Schools & Social Services In North Wales Want 8-10% Tax Rise

Schools and social services in North Wales will come under threat of cuts as councils face the prospect of 8-10% tax rises to balance the books, AMs were told yesterday.

The Welsh Local Government Association protested that a below inflation 2.2% average increase in Assembly support would place severe pressure on services.

Local government chiefs gave evidence to the cross-party Assembly finance committee over the impact of the draft budget.

The local government grant settlement from the Assembly Government is due to be officially unveiled today.

But according to the WLGA calculations worst-hit authorities, Powys, Conwy and Ynys Môn, could fall below a 2% grant increase for the first time in 10 years.

Derek Vaughan, Labour leader of the WLGA, told AMs that the proposed support to councils was ‘pitiful’.

He said: “The public just won’t wear large increases in council tax any more.

“In the past we have had a capping regime, we have had no indication so far that isn’t going to be the case this year and are telling us they will need to increase council tax by 8-10%.”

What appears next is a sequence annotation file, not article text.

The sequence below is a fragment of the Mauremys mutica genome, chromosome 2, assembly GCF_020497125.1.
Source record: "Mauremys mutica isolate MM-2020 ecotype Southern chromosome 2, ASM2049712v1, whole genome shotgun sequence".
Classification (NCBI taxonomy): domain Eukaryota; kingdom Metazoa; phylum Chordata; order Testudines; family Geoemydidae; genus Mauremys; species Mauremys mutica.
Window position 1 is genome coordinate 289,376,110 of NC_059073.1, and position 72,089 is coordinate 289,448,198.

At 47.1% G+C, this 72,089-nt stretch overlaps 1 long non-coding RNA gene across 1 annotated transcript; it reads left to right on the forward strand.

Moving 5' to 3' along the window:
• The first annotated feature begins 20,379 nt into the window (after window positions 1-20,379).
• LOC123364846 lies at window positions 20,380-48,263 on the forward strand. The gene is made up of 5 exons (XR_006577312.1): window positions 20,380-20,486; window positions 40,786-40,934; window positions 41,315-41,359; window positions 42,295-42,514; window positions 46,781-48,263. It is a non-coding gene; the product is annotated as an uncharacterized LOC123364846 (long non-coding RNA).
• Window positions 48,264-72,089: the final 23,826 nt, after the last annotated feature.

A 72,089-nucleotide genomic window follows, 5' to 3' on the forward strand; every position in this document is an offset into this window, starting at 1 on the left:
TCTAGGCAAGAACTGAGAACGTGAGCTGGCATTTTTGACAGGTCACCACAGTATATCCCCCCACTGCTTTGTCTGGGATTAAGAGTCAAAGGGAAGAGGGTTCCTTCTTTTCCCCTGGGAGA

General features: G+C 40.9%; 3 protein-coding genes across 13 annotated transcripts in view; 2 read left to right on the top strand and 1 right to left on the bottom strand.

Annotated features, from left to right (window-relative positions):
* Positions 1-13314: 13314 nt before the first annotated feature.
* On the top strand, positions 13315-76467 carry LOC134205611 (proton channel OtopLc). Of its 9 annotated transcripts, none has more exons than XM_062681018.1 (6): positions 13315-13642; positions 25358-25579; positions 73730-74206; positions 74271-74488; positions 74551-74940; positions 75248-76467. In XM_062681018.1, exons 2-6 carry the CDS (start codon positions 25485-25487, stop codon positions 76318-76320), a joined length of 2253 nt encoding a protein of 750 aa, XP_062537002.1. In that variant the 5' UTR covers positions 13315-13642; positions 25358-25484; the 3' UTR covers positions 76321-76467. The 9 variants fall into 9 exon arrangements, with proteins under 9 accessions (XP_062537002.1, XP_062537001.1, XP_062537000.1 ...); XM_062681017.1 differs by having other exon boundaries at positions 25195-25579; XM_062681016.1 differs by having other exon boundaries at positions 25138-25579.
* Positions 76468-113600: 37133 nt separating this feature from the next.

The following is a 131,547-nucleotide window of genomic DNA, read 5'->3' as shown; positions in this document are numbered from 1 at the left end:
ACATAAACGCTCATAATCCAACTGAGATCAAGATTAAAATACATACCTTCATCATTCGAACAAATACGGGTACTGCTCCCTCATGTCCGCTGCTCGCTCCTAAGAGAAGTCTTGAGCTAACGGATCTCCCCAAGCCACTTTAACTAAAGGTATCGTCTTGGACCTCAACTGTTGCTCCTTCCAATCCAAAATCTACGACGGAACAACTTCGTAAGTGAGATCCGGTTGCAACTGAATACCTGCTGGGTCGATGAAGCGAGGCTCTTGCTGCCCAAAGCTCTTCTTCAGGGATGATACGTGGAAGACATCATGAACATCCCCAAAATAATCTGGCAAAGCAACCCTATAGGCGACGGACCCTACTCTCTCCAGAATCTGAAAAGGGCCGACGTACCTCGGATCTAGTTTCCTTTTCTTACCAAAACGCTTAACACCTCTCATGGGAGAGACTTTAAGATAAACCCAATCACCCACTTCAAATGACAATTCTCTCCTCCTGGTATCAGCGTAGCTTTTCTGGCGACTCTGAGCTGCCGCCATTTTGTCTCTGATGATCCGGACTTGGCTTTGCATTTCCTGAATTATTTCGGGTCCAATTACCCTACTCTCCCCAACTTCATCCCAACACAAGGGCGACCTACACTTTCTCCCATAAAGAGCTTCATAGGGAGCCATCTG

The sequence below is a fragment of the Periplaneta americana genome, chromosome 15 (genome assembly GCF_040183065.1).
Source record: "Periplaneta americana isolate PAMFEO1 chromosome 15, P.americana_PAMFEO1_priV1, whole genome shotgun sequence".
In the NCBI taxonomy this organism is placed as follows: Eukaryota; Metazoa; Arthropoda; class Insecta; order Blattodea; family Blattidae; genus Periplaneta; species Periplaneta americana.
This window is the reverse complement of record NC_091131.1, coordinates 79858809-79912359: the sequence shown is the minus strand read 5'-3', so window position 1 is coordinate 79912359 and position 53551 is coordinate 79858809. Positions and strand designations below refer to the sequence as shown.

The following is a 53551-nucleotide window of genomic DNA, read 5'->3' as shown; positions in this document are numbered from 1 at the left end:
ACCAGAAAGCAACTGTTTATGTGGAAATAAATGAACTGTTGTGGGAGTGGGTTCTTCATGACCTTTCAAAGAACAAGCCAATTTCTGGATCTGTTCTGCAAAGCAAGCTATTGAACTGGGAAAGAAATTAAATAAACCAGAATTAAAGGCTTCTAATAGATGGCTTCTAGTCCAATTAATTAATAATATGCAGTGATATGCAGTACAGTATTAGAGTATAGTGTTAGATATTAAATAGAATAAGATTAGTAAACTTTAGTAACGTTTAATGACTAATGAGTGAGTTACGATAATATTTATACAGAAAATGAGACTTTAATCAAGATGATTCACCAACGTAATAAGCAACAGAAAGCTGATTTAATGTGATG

Finance minister Andrew Davies insisted that extra specific grants to authorities would raise the settlement to 3.2%.

But council chiefs said those grants for services such as free bus passes, waste management and the new foundation phase in schools, would not affect the day to day running costs of education or social services where inflation was running at 2.8%.

Mr Vaughan argued that there was slack in Assembly Government reserves, rising to £700m in three years, to relieve the cash pressures in county halls.

Steve Thomas, the WLGA chief executive, accused ministers of putting up a smokescreen over funding, claiming the Assembly cabinet had originally considered a 1.7% rise before it was ‘argued up to 2.2%’. He said: “Local government services have been in the firing line from the start. This budget will diminish local services.”

Mid and west Wales Labour AM Alun Davies said the authorities painted a ‘very different picture’ to that of the minister. “Are you clear that this is not sabre rattling and that there are not further efficiency savings that could be made?” he said.

A project in North Wales for councils to share revenue and benefits services anticipated £9m in savings but half of that would come from reductions in staff, AMs were told.

Mr Thomas said: “Efficiencies aren’t the silver bullet. You won’t end up with a bonfire of inefficiencies you will end up with a bonfire of frontline services.”

Councils, which had identified £200m of extra financial pressures were being asked to cope with just over £80m more.

Plaid deputy first minister Ieuan Wyn Jones said a decision had not been taken on capping council tax rises.

He said that councils were getting substantial extra money on top of their settlements to deal with waste and early years education.

He said: “We all accept that the settlement for next year is tight.”